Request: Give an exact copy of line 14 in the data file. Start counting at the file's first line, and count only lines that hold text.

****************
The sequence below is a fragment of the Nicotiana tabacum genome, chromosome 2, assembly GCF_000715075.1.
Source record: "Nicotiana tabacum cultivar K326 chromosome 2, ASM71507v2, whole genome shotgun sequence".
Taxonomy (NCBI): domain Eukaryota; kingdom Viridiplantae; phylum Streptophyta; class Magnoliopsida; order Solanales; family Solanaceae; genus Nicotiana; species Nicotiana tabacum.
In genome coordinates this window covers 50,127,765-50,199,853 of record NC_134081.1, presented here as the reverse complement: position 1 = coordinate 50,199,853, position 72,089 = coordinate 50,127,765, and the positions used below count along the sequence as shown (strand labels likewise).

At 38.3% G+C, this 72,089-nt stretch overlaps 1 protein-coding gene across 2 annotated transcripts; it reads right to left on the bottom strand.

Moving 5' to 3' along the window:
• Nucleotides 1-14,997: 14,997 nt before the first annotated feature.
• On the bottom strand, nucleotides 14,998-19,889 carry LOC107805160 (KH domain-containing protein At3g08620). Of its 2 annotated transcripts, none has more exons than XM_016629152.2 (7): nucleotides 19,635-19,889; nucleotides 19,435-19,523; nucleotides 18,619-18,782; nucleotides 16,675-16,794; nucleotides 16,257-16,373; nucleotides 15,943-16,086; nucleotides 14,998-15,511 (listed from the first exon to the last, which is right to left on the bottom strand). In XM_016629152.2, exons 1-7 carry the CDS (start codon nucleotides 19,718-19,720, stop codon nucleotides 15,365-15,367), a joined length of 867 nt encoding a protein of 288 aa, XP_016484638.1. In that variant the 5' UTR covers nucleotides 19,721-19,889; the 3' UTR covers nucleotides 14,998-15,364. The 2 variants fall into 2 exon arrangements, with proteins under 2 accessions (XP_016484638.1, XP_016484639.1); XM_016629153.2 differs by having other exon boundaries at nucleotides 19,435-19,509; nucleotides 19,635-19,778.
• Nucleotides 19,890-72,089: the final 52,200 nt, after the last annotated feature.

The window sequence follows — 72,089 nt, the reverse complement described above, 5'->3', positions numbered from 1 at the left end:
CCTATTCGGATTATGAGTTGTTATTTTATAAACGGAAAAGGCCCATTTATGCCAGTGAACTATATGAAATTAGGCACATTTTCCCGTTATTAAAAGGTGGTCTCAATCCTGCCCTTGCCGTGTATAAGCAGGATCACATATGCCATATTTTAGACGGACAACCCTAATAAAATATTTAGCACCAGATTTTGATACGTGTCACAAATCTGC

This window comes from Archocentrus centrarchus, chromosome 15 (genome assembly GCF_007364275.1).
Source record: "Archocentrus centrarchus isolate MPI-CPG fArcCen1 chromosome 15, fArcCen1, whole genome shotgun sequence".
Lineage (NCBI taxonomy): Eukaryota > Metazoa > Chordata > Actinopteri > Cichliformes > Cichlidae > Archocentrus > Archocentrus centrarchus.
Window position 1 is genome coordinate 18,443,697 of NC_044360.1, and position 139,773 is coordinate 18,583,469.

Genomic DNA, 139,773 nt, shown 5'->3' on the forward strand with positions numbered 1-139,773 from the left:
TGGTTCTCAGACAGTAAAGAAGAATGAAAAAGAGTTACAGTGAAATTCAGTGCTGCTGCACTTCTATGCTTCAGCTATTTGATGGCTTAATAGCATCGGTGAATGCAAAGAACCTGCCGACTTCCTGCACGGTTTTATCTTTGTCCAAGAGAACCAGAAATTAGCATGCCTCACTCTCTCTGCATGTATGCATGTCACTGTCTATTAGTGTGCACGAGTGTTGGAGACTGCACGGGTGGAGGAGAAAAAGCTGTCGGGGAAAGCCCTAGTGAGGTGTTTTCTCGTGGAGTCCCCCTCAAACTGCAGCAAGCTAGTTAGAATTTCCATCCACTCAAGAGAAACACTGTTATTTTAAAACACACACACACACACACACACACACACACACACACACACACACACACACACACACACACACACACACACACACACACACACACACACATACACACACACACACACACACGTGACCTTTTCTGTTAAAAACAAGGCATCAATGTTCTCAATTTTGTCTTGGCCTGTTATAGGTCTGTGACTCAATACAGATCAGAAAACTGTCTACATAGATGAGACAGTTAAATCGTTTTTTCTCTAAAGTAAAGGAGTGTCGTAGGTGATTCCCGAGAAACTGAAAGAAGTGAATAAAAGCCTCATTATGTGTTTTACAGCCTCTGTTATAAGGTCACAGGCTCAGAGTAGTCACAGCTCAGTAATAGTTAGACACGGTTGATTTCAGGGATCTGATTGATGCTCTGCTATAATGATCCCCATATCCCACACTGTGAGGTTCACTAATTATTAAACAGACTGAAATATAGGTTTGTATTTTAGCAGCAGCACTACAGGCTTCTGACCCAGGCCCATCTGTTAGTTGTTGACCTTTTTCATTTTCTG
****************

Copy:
Lineage (NCBI taxonomy): Eukaryota > Metazoa > Chordata > Actinopteri > Cichliformes > Cichlidae > Archocentrus > Archocentrus centrarchus.